Apetorku Shrine

Apetorku shrineThe Apetorku Shrine (or Gbodzi in Ewe) is the heart of the village. It is where members go for spiritual and physical healing and to receive protection from evil influences. It has a very active program of Sunday workship, daily pledges and vows, and it celebrates two major festivals at Easter and at the end of October. Traditional drumming and dance are a big part of shrine rituals.

Adherents worship Apetorku, a god belonging to the Vodu African traditional religion. Vodu is an often misunderstood but profound religion that teaches self-discipline, unity and peace.

The shrine is also the impetus behind community development projects such as electrification and water, and in this way it serves an important social role.

The chief priest and a dozen assistant priests conduct the rituals and administer the shrine. Below is an interview of Hunua Yao Dunyo, the Chief Priest of the shrine.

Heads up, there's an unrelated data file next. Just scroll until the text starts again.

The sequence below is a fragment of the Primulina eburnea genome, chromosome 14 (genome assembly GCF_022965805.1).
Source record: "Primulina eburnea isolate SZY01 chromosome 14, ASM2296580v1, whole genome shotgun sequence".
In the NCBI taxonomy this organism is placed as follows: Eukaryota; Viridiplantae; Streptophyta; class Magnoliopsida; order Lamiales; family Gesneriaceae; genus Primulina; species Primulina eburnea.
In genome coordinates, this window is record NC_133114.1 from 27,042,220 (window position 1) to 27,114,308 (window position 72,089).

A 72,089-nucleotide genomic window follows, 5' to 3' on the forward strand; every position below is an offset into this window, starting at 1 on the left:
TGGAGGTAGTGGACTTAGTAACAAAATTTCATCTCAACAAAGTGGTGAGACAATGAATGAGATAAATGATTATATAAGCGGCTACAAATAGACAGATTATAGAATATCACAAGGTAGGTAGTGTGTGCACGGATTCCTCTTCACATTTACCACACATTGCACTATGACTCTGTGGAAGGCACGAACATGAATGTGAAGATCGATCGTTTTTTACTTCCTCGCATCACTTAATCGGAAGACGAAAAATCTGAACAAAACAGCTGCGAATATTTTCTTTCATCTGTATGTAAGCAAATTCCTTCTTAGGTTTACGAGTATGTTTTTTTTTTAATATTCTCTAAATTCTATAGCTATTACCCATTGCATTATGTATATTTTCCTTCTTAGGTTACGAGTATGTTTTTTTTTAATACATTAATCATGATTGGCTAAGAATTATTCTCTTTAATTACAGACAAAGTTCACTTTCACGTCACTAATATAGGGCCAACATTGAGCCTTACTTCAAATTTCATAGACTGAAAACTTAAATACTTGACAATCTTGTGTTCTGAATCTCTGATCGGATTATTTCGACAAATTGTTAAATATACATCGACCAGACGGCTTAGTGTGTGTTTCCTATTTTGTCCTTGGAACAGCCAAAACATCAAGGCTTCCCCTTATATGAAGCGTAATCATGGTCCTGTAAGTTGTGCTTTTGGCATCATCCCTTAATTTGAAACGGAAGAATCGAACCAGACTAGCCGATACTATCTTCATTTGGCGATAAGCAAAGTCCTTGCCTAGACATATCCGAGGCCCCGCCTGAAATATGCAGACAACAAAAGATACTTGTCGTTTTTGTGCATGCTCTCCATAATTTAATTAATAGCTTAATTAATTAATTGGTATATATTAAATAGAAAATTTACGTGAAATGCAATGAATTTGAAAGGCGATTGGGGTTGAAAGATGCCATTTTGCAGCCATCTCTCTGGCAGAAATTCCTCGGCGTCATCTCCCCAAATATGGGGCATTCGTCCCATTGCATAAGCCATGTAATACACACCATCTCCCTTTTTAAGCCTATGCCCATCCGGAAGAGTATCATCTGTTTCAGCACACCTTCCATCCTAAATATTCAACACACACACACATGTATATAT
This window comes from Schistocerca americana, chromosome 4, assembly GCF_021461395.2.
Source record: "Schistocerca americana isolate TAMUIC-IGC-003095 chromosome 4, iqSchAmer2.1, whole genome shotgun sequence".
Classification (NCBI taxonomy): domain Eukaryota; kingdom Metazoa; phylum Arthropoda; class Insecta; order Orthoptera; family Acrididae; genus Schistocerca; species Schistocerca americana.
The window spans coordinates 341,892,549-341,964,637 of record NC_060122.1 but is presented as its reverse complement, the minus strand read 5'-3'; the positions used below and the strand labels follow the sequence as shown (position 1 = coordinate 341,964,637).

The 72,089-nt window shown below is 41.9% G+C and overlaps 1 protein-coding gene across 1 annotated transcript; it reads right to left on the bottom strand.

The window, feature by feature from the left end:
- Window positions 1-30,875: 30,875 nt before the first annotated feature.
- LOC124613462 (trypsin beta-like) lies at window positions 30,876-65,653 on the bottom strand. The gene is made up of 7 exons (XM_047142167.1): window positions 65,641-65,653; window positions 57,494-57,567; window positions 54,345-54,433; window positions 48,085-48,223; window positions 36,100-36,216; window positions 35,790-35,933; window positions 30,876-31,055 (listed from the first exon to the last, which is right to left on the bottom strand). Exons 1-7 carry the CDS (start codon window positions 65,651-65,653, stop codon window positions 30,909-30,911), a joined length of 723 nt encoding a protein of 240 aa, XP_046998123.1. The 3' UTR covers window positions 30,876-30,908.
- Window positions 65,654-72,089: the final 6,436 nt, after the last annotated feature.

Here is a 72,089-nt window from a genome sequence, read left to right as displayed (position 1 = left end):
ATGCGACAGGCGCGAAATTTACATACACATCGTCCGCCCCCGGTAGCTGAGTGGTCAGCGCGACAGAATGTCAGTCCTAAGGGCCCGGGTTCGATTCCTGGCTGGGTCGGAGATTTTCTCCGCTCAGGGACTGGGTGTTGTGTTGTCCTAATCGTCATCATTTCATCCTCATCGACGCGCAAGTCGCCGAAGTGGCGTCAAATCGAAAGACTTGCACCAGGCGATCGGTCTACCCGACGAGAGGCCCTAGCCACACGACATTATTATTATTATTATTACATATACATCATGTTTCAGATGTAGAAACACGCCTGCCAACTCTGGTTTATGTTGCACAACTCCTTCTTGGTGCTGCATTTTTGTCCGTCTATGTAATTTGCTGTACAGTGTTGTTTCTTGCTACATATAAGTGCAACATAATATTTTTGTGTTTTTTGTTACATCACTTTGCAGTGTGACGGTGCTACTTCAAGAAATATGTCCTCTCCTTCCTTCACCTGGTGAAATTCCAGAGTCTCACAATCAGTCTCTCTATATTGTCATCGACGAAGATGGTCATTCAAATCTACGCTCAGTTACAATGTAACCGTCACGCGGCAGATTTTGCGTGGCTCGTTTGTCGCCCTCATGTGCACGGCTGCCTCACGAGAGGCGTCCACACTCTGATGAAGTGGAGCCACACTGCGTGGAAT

Head Priest Hunua DunyoPriests

  • Hunua Yao Dunyo - Chief Priest of the shrine, installed 48 years ago. Is also Acting Chief of the Village of Dagbamete and former President of the Ghana Psychic and Traditional Healers Association.
  • Agbadada Davor - Shrine Mother, appointed 8 years ago.
  • Ngorgbea Kofi Davor - Assists the head priest in performing rites at the shrine. Appointed 13 years ago.
  • Humegbeda Kwasi Dunyo - Appointed 20 years ago.
  • Gutsoa Afaxoe Amenorhu - Appointed 38 years ago.
  • Agbatua Mensah Dzeamesi - Appointed since the past 53 years.
  • Tsyiami Kwasi Davor - Appointed 20 years ago.
  • Amadala Normegbor Davor - Appointed 47 years ago.
  • Assistant priests: Mawuenyegah Dzeamesi, Kofi Amenorhu, Adzoyi Dunyo, Adodo Amenorhu, Kojo Davor.

Shrine drummingProgram

Visitors are always welcome to join the shrine's public services and festivals.

Main Shrine

PO Box AK 33, Akatsi, VR, Ghana
Tel. 0244-963731   0244-083837 (Ngorgbea Kofi Davor)
The shrine secretary is Sammy Davor.

Branch Locations

Ashaiman Tel. 0244-145737
Accra Tel. 0244-258074
Also branches in Koforidua, Denu, Akatsi, Afife, Ohawu, and Ho.